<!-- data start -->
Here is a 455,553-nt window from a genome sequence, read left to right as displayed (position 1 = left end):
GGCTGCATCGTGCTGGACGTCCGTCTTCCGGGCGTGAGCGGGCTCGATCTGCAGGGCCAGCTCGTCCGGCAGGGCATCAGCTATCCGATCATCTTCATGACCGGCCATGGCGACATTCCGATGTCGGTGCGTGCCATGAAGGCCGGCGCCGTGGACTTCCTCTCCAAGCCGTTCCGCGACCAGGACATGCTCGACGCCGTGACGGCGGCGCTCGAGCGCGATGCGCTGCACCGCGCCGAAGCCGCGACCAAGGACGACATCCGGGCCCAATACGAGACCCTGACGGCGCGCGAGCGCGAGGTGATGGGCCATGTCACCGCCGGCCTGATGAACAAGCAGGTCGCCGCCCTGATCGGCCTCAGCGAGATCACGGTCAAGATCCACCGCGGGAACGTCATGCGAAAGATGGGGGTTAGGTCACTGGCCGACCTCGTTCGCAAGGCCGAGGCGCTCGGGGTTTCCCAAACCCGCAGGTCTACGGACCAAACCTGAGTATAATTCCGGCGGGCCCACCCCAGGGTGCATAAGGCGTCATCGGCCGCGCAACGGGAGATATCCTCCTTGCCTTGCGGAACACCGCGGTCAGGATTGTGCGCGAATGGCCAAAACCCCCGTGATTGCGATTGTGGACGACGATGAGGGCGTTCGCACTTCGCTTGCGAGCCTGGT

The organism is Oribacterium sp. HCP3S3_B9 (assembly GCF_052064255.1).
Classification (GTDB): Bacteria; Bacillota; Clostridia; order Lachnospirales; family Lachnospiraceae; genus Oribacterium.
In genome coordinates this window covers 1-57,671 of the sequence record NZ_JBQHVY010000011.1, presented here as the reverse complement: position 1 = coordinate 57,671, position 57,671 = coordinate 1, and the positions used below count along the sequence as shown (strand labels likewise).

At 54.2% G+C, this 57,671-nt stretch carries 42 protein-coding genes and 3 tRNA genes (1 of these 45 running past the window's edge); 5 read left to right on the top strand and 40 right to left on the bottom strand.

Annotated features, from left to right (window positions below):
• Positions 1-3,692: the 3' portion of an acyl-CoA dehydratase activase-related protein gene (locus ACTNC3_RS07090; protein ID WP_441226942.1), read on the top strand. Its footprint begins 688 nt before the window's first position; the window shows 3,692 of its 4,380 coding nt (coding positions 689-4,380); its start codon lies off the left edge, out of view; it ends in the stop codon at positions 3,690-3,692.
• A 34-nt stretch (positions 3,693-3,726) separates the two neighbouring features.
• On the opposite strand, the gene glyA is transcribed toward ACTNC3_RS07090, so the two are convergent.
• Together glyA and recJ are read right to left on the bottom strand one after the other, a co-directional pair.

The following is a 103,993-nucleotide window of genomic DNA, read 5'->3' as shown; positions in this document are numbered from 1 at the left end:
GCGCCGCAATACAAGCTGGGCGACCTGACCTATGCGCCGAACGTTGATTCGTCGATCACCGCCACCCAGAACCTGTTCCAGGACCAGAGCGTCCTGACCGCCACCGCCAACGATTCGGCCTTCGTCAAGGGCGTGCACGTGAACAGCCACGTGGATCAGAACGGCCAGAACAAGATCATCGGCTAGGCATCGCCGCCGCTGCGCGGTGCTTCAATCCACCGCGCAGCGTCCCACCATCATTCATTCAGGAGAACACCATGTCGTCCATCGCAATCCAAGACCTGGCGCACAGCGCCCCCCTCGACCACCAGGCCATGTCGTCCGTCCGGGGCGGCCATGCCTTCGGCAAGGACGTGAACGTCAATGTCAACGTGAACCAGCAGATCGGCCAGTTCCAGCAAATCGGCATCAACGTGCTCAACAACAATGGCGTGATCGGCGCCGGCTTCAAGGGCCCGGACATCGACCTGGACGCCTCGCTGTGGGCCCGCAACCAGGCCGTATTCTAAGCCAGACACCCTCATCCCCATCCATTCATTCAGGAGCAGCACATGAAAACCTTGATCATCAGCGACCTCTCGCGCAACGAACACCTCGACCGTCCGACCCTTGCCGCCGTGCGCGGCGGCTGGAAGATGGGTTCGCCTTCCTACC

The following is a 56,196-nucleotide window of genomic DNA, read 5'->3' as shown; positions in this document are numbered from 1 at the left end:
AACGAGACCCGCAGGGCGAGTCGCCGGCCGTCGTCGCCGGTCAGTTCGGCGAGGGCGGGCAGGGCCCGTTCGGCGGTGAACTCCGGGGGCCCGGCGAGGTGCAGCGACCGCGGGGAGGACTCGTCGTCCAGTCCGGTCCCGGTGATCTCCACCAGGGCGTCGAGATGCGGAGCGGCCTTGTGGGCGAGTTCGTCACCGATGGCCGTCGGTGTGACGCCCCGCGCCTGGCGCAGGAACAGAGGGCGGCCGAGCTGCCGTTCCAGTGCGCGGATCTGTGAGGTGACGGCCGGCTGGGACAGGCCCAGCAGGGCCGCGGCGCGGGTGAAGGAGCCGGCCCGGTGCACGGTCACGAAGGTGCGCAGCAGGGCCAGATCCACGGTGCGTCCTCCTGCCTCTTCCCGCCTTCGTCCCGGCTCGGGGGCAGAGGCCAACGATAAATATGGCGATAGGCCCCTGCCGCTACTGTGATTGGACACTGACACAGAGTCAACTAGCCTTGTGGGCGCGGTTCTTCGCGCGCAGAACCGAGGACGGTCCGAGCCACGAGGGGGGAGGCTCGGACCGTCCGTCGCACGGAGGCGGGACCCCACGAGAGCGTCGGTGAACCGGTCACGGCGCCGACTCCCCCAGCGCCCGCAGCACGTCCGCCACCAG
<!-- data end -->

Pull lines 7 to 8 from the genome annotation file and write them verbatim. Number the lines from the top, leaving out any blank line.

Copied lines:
Annotated features, from left to right (window positions below):
• Positions 1-3,692: the 3' portion of an acyl-CoA dehydratase activase-related protein gene (locus ACTNC3_RS07090; protein ID WP_441226942.1), read on the top strand. Its footprint begins 688 nt before the window's first position; the window shows 3,692 of its 4,380 coding nt (coding positions 689-4,380); its start codon lies off the left edge, out of view; it ends in the stop codon at positions 3,690-3,692.